A major water quality improvement project near Lake Carmi in Franklin has been talked about for years but now is nearing completion.
Recently, the Vermont Agency of Natural Resources (ANR) and the Vermont Agency of Agriculture, Food & Markets (AAFM) announced a series of plans on protecting and restoring the Lake Carmi watershed. The Agencies are pleased to announce that one of the projects identified in the roadmap is nearing completion thanks to funding from the Vermont Clean Water Fund.
Agriculture Secretary Anson Tebbetts says this clean-up project is important, “We are getting work done on the ground. This project signifies how our team wakes up every morning trying to make our environment better. We will not let up on our efforts to improve Lake Carmi and all our waterways in Vermont.”
Water quality specialist John Roberts added “I’d also like to thank the farmer who helped us to implement this fix as well as the staff at UVM Extension who oversaw the design and construction phases of the project. This is a team effort in the Lake Carmi community.”
The goal of this project is aimed a decreasing the phosphorus loading to acceptable levels through removal of legacy phosphorus that is bound to sediment collected at the bottom of a man-made pond on the property.
Surface water monitoring of tributaries to Lake Carmi identified this pond as releasing elevated concentrations of phosphorus. The elevated testing results spurred the Agency to engage further with the local farmer who was interested in implementing a fix. This project – and all conservation practices implemented by AAFM and ANR – will be tracked and surface water monitoring at this site will continue to assess the impacts the implemented projects are having on tributary phosphorus contributions. The results of these surface water sampling efforts are all publicly available on the DEC monitoring website: http://dec.vermont.gov/watershed/map/monitor/larosa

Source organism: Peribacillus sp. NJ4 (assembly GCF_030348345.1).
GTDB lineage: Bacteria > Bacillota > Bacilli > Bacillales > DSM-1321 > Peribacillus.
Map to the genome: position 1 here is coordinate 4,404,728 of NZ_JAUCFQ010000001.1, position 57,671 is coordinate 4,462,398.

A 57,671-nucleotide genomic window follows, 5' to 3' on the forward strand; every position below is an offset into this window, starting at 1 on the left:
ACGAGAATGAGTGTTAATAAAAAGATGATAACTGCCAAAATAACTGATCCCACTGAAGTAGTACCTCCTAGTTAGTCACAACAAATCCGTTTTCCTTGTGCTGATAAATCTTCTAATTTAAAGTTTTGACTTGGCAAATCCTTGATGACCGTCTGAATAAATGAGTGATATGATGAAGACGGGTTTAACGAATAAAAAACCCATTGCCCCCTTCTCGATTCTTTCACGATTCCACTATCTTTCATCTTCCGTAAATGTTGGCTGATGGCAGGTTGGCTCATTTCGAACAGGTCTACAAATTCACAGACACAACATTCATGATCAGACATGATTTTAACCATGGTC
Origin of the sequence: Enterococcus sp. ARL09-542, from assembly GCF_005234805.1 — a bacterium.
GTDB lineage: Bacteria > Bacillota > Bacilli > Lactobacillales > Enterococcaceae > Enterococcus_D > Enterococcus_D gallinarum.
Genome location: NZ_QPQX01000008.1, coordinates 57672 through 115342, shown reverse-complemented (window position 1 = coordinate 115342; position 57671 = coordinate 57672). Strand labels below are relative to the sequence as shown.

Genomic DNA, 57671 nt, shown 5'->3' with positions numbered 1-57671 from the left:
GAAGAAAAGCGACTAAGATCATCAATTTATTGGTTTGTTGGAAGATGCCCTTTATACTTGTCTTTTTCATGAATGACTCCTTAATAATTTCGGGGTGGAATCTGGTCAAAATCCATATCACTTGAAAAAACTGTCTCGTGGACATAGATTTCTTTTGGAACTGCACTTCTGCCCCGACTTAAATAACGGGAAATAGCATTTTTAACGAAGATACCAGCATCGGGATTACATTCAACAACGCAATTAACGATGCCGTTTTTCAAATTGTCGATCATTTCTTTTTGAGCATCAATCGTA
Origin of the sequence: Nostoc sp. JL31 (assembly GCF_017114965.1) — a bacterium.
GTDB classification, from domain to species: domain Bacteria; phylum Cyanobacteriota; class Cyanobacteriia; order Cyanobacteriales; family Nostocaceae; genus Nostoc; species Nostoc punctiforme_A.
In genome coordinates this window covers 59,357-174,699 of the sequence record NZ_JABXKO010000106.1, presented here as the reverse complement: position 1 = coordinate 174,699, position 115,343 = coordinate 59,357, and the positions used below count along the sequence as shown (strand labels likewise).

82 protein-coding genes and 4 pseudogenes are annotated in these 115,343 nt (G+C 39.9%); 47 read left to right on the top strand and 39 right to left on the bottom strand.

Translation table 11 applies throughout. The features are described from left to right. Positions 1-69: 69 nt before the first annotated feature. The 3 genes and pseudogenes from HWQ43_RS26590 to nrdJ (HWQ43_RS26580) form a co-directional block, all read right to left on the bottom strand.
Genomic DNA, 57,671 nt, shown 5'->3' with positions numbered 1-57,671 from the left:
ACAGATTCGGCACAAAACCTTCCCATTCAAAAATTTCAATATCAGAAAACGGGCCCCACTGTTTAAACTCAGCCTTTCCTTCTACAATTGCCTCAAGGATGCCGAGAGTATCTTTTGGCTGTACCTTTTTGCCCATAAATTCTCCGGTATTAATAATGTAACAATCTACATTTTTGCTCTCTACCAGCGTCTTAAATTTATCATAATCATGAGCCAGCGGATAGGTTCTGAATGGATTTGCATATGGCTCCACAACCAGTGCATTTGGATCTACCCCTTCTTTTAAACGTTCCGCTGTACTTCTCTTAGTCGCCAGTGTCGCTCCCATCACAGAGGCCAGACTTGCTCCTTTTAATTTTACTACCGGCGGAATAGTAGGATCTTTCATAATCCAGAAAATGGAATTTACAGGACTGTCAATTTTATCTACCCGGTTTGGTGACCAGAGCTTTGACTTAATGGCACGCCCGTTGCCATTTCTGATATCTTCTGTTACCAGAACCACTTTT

This project is a collaboration of work between AAFM and UVM Extension. The team has worked together to make sure the project focused on phosphorus removal in a manner that was cost effective and improved water quality. All soils and materials were, and have been, sampled for nutrient content so appropriate risk assessment tools could be run to ensure that the land application of the organics extracted from the bottom of the pond would not negatively impact Lake Carmi.
“The critical piece of this project was to remove the settled materials from direct contact with water and incorporate it into agricultural soils that will be able to use this material to grow vigorous crops that will mine the phosphorus out of the soil and, once harvested, be removed out of the watershed,” said Laura DiPietro of the Agency of Ag. DiPietro continued, “The Agency of Ag will continue to work with the agricultural land owners and partners to identify opportunities for projects that improve water quality. Our team is focused on getting to a better place for all those who live and work around Lake Carmi.”
This is just a one of series of Lake Carmi projects identified by the Agency of Agriculture and Agency of Natural Resources.
For more information on AAFM’s Water Quality Program visit: http://agriculture.vermont.gov/water-quality